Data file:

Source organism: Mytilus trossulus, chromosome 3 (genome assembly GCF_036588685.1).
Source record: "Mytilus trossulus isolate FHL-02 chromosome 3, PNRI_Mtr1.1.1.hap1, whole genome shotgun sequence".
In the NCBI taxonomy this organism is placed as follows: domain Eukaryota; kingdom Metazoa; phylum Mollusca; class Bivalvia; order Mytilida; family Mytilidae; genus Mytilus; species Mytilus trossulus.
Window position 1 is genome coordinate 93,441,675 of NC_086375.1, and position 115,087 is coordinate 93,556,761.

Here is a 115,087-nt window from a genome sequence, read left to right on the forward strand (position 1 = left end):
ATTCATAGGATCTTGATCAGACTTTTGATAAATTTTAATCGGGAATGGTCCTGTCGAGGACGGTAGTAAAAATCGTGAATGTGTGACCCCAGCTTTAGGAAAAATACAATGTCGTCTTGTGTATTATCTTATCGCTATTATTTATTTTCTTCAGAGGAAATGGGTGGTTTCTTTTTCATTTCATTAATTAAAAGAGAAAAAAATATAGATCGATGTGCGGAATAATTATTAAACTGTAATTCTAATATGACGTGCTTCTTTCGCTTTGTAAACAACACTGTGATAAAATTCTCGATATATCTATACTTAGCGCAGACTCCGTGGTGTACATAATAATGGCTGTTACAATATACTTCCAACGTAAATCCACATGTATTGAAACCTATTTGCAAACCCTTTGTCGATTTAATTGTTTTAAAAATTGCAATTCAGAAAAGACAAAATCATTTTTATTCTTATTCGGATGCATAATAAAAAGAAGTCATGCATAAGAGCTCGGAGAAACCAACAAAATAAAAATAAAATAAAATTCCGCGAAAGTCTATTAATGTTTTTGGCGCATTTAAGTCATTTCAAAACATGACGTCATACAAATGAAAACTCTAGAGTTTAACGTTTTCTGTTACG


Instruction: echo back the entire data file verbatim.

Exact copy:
Source organism: Mytilus trossulus, chromosome 3 (genome assembly GCF_036588685.1).
Source record: "Mytilus trossulus isolate FHL-02 chromosome 3, PNRI_Mtr1.1.1.hap1, whole genome shotgun sequence".
In the NCBI taxonomy this organism is placed as follows: domain Eukaryota; kingdom Metazoa; phylum Mollusca; class Bivalvia; order Mytilida; family Mytilidae; genus Mytilus; species Mytilus trossulus.
Window position 1 is genome coordinate 93,441,675 of NC_086375.1, and position 115,087 is coordinate 93,556,761.

Here is a 115,087-nt window from a genome sequence, read left to right on the forward strand (position 1 = left end):
ATTCATAGGATCTTGATCAGACTTTTGATAAATTTTAATCGGGAATGGTCCTGTCGAGGACGGTAGTAAAAATCGTGAATGTGTGACCCCAGCTTTAGGAAAAATACAATGTCGTCTTGTGTATTATCTTATCGCTATTATTTATTTTCTTCAGAGGAAATGGGTGGTTTCTTTTTCATTTCATTAATTAAAAGAGAAAAAAATATAGATCGATGTGCGGAATAATTATTAAACTGTAATTCTAATATGACGTGCTTCTTTCGCTTTGTAAACAACACTGTGATAAAATTCTCGATATATCTATACTTAGCGCAGACTCCGTGGTGTACATAATAATGGCTGTTACAATATACTTCCAACGTAAATCCACATGTATTGAAACCTATTTGCAAACCCTTTGTCGATTTAATTGTTTTAAAAATTGCAATTCAGAAAAGACAAAATCATTTTTATTCTTATTCGGATGCATAATAAAAAGAAGTCATGCATAAGAGCTCGGAGAAACCAACAAAATAAAAATAAAATAAAATTCCGCGAAAGTCTATTAATGTTTTTGGCGCATTTAAGTCATTTCAAAACATGACGTCATACAAATGAAAACTCTAGAGTTTAACGTTTTCTGTTACG